BRADLEY Cooper’s directorial debut is a roaring success.
Putting a modern spin on Moss Hart’s 1954 screenplay, A Star Is Born hits every crowd-pleasing high note and crushing low note with dazzling assurance. A finely-tuned cinematic experience that is primed to take home a number of golden statuettes come February.
In this familiar tale, Cooper plays famous country singer Jackson Maine. Popping pills and swigging whiskey as soon as he leaves the stage, Jackson troubles are also observable in his off-balance demeanour and reddened face. These addictions, coupled with frank warnings about his deteriorating hearing, signal from the outset that Jackson is on borrowed time.
But his chance discovery of musically gifted waitress Ally (Lady Gaga) offers hope. After being captivated by her performance in a drag club, Jackson spends the night with her opening up and connecting over their shared love for music. It becomes evident in these early moments of the film, which blend humour and poignancy with a careful measure to make David O. Russell proud, why Jackson and Ally are kindred spirits.
The two perfectly compliment each other’s weak spots. Jackson has finally found someone entrancing and genuinely caring enough to reach into a soul that has been shrouded by years of childhood pain and substance abuse. While Ally’s insecurities about an appearance that has held back her talent for so many years are washed away by Jackson’s doubtless infatuation. He even lavishes her nose with adoring attention.
Jackson – and Cooper’s script – waste little time in getting Ally on stage and letting her unleash the film’s rousing title song Shallow. These scenes are wonderfully done as Cooper’s rotating camera gets caught up in the lights and captures the feeling, not only of performing on stage in front of big-crowds, but also the euphoria of sharing this moment with someone you love. June and Johnny Cash levels of magic are at play.
If you aren’t won over at this point, then you should probably call it a day as A Star Is Born steadies this exulting momentum for a more emotionally strenuous second-half.
Assertively guided by a results-driven manager (Rafi Gavron), who predictably becomes the film’s breathing villain (addiction and the strains of fame are the true villains), Ally leaves the comforting wing of Jackson to pursue pop stardom. Elaborate dance routines and pressure to spice up her ‘normal’ looks await her, in what becomes an interesting reflection on Gaga’s own music career.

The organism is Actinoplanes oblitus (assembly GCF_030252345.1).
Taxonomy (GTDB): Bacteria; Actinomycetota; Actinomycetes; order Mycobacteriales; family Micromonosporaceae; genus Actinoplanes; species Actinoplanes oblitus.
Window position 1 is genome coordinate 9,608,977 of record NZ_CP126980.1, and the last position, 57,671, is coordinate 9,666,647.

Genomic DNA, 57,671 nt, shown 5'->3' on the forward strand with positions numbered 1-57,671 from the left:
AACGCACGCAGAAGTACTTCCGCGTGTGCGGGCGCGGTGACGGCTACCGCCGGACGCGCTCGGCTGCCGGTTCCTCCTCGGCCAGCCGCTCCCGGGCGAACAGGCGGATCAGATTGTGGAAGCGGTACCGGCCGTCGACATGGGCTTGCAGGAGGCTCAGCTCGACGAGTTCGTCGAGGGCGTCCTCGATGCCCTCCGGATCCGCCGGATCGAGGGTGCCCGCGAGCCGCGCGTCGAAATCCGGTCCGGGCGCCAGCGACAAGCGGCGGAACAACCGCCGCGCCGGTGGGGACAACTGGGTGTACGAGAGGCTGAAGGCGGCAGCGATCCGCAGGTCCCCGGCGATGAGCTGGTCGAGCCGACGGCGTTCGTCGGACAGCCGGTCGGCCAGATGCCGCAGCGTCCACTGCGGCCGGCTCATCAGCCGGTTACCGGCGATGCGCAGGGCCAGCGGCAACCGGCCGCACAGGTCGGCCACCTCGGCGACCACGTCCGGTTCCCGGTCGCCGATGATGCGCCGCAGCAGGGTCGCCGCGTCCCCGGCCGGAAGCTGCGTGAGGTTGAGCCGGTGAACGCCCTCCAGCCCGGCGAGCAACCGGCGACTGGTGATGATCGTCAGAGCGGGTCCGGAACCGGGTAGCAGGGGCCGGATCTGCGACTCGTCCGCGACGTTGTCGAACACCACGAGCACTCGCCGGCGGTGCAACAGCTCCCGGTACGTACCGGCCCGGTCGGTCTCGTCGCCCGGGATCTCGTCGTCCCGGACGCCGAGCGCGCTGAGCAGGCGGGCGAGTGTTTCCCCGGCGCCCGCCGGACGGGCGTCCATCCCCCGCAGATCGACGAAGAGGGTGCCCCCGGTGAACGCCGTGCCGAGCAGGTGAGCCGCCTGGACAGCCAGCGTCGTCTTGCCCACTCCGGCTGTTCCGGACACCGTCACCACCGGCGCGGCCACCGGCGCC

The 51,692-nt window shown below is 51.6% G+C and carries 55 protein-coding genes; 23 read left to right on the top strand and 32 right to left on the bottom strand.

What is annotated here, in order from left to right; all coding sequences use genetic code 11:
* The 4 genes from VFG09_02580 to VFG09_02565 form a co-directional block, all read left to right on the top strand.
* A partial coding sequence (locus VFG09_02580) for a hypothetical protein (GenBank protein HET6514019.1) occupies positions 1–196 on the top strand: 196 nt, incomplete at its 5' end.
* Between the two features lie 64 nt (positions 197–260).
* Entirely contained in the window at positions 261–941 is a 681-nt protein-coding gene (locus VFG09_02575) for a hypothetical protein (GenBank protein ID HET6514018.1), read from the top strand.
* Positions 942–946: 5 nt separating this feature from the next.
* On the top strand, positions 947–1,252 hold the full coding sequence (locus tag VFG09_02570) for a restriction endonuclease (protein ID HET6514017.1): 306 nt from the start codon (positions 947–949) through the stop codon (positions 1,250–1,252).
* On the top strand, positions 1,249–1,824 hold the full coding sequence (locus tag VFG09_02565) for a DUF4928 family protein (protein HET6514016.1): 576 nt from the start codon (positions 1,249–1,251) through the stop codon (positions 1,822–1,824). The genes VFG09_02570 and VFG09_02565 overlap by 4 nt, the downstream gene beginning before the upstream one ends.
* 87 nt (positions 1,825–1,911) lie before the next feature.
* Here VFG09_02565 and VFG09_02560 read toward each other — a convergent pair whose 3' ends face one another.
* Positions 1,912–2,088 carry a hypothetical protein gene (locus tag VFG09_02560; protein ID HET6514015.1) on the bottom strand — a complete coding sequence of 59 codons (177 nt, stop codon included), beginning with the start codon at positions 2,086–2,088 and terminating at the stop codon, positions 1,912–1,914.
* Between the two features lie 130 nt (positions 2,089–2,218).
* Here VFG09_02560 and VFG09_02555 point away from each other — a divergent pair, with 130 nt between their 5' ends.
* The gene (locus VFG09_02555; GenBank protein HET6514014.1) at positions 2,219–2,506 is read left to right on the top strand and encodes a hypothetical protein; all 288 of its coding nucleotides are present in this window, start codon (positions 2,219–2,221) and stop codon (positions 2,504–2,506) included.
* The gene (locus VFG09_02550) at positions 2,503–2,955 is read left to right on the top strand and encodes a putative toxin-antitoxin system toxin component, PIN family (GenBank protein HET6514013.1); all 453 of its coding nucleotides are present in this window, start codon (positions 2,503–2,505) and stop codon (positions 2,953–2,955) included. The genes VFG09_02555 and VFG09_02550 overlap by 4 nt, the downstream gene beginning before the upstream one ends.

Ally’s distracting success and Jackson’s deteriorating struggles mean they inevitably start drifting apart as A Star Is Born leads to a powerful, beautifully acted finale. From start to finish, Cooper and Gaga harmonise beautifully together on-screen.
Gaga is a revelation in this role, delivering a performance as emotionally depthful as her voice. Likewise, this might just be a career-best performance from Cooper. In this sensitively written role, much of his work is done through Jackson’s tortured eyes which sometimes spark to life when Ally inspires him.
Although Cooper and Gaga’s chemistry will rightfully grab most of the limelight, a nod is also owed to the backup singers in A Star Is Born. Andrew Dice Clay is well-cast as Ally’s dad Lorenzo, a driver who cannot resist telling people he used to have more talent than Sinatra. He offers a few laughs and a window into the ‘nearly’ star Ally could have become.
On Jackson’s side, he is tugged back and forth by his tumultuous relationship with his older brother and manager Bobby (the brilliant Sam Elliot). Their interactions are grabbing and build to a moment of brotherly honesty that rivals anything else in the film in terms of raw emotion.
If audiences connect with it, A Star Is Born will be mentioned with similar eye-glittering fondness as Damien Chazelle’s La La Land. Not only for its outstanding lead performances and stirring soundtrack, but for the way Cooper’s camera repeatedly finds those iconic compositions, the type of visuals that leave a lasting imprint on audiences – like Ally coming through the shimmer curtains in the drag club or a proud Jackson in the foreground as Ally’s can be seen performing on the stage’s big-screen.
A Star Is Born is Hollywood at its soaring best, expertly strumming at the heartstrings and taking us on a journey we will not forget. Deserving of a standing ovation.